If you live in Mainland China, it can be extremely frustrating updating Ubuntu and/or Linux Mint from within the country if you are connecting to a foreign server because of the Great Firewall of China. In order to alleviate this problem, you should use Ubuntu repositories from within Mainland China. This article should work for any variants of Ubuntu as well which use Ubuntu’s repositories. This article is broken up into 2 parts. First is how to do it for Ubuntu 12.04 and Linux Mint 13 or any of their derivatives, and the 2nd half is how to do it for Ubuntu 14.04 and Linux Mint 17 or any of their derivatives. I can get extremely fast speeds updating from Ubuntu repositories in Mainland China. But, connecting to foreign repositories from Mainland China can be torturingly slow. So, in order to solve this dilemma, this article will describe how to connect to Ubuntu repositories in Mainland China. (Note: The following article describes step-by-step how to connect to Ubuntu repositories within Mainland China. But, if you wish to avoid configurations, you might want to consider using Ubuntu Kylin. Ubuntu describes Ubuntu Kylin via this link. “Ubuntu Kylin is an official flavour of Ubuntu. It is a free PC operating system created for China and complies with the Chinese government procurement regulations.” You can download Ubuntu Kylin at www.ubuntu.com/download/ubuntu-kylin or at http://cn.ubuntu.com/download/ )
Repositories For Ubuntu 12.04 and Linux Mint 13 or any of their derivatives
Ubuntu 12.04 and Linux Mint 13 repositories in Mainland China
1. Use Vim or another text editor using equivalent steps. If you prefer a more visual text editor, you can adjust the steps accordingly. The following instructions will be for vim, so you should adjust accordingly if you want to use another text editor. If you don’t have vim, type the following command without the quotes in order to install vim.
sudo apt-get install vim
After you finish that, then will you will do the following commands without the quotes after opening a terminal
“sudo vim sources.list”
This will allow you to edit your sources via command line, but you must do it correctly, else you could mess your computer up. Do the following:
First hit the ‘i’ key without the quotes to type in vim.
Edit out all of the lines already there by putting a hash “#” in front of all of the lines of the repositories on the left. Then, type the following and hit enter after every line.
deb http://cn.archive.ubuntu.com/ubuntu precise main restricted universe multiverse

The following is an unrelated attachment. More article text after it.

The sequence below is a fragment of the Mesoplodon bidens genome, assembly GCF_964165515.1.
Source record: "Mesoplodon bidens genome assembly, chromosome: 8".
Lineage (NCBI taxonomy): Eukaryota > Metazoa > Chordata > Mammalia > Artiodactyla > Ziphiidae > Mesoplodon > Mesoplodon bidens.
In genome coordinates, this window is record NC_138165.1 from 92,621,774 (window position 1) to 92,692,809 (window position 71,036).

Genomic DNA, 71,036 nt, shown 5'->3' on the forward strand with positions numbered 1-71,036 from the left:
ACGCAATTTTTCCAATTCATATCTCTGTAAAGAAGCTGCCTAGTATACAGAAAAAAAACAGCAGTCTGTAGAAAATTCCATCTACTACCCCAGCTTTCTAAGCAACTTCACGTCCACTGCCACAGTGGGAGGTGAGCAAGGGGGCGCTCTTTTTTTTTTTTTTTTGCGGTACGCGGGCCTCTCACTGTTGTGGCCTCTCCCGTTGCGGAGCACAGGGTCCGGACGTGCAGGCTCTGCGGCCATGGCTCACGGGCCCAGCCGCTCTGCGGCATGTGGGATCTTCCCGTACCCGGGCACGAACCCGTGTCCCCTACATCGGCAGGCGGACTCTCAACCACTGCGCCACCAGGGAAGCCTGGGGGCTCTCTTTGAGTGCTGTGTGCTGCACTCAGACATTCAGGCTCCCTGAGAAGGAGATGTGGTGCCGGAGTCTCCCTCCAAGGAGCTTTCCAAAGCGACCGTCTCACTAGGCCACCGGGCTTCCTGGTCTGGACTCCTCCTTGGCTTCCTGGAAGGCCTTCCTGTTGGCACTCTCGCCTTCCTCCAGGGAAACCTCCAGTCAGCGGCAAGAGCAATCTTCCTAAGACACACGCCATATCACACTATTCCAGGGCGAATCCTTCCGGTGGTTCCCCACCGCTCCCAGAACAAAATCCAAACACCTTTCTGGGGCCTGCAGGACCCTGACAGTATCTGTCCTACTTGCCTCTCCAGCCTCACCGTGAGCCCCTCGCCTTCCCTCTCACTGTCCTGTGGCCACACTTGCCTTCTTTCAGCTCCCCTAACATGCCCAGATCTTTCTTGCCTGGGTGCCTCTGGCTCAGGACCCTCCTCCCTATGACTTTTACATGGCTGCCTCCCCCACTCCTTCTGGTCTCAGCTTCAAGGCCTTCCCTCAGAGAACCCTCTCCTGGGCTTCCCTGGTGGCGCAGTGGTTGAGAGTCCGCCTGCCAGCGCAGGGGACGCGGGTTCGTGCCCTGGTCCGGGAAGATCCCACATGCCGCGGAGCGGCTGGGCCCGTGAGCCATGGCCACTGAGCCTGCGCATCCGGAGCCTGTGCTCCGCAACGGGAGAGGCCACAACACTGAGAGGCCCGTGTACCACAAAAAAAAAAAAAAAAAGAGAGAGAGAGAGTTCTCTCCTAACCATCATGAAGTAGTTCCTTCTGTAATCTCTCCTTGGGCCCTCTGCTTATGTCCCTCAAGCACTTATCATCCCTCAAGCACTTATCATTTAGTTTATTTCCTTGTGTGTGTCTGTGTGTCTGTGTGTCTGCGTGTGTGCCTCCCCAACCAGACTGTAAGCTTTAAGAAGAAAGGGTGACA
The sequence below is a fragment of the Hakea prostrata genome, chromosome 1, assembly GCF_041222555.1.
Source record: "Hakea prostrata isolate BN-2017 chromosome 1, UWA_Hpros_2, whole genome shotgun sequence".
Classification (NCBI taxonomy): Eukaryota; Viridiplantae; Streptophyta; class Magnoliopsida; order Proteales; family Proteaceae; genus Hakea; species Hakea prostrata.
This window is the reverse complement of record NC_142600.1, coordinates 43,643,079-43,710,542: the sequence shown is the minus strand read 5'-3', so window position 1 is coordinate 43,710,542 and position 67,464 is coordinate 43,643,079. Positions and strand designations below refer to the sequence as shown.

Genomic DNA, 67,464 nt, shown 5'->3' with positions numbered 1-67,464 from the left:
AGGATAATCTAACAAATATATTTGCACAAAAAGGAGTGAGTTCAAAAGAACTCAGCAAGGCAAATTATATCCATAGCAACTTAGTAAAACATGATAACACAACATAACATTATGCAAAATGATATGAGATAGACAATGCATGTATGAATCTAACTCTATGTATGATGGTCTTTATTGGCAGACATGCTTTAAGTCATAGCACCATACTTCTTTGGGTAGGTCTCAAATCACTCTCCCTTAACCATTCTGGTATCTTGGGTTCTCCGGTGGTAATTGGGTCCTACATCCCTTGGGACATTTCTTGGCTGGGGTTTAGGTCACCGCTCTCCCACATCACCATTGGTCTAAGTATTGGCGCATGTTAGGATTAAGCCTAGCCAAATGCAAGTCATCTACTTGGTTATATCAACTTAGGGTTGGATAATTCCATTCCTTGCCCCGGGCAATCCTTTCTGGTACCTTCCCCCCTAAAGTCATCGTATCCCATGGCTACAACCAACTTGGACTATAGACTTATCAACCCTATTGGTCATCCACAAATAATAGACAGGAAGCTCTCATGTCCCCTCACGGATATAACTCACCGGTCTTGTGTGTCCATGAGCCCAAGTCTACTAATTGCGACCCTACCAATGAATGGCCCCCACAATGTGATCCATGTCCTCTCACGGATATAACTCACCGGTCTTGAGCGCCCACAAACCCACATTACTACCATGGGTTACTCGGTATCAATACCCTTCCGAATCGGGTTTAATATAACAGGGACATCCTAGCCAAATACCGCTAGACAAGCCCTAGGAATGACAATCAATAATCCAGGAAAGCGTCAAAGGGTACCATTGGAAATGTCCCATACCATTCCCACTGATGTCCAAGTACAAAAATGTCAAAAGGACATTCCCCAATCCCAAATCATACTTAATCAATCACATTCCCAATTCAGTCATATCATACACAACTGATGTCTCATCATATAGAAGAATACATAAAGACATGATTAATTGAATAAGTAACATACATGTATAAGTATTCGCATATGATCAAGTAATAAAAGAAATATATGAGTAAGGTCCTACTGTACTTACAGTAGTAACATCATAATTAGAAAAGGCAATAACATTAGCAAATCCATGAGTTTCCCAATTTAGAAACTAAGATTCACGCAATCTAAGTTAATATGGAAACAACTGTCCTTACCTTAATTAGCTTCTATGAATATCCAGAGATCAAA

deb http://cn.archive.ubuntu.com/ubuntu precise-security main restricted universe multiverse
deb http://cn.archive.ubuntu.com/ubuntu precise-updates restricted universe multiverse
deb http://cn.archive.ubuntu.com/ubuntu precise-proposed restricted universe multiverse
deb http://cn.archive.ubuntu.com/ubuntu precise-backports restricted universe multiverse
After finishing, it should look like the following picture:
Once finished editing, hit the ‘esc’ key, and then “:wq” without the quotes to save the file.
After finishing, go back to your terminal, and type
sudo apt-get update
That will update the repositories. You can then check if have some updates to install. Now, will get updates for Ubuntu from within Mainland China, making the process significantly faster to update. You should uncomment the Linux Mint repositories only temporarily to edit Linux Mint things, but normally you should have it commented out to have it have the updating from within Mainland China be much faster.
For Ubuntu 14.04 and Linux Mint 17 or any of their derivatives
In Ubuntu 14.04 and Linux Mint 17, it is much easier to change to Chinese servers for Ubuntu and Linux Mint repositories. Note, the method for Ubuntu 12.04 and Linux Mint 13 might not work in Ubuntu 14.04 and Linux Mint 17, so only use the following method.
If using LXDE, go to Preferences → Software Sources
If using another desktop environment, just look for “Software Sources”
Then you will need to type in your password
The default Ubuntu setup should look like the following by default.
You will need to choose a Chinese server for both the Main (qiana) Linux Mint repository, and the Base (trusty) Ubuntu.
Below is an example of a setup you can use.
In this example, for the Main (qiana) Linux Mint repository, I have chosen to use mirrors.ustc.edu.cn/linuxmint/
For the Base (trusty) Ubuntu repository, I have chosen to use ubuntu.uestc.edu.cn/ubuntu/
You will just need then click on update cache, and then your repositories will be updated. Now, will get updates for Ubuntu from within Mainland China, making the process significantly faster to update. If you are outside of China, you should probably choose a non-Mainland China server. You can find the fastest servers closest to you by clicking on the mirror Main or Base, and Ubuntu will automatically ping various servers around the world, and find the fastest ones for you. Below is what I got today from my location in Paris, France.
Good luck, and you can post your results below in the comments.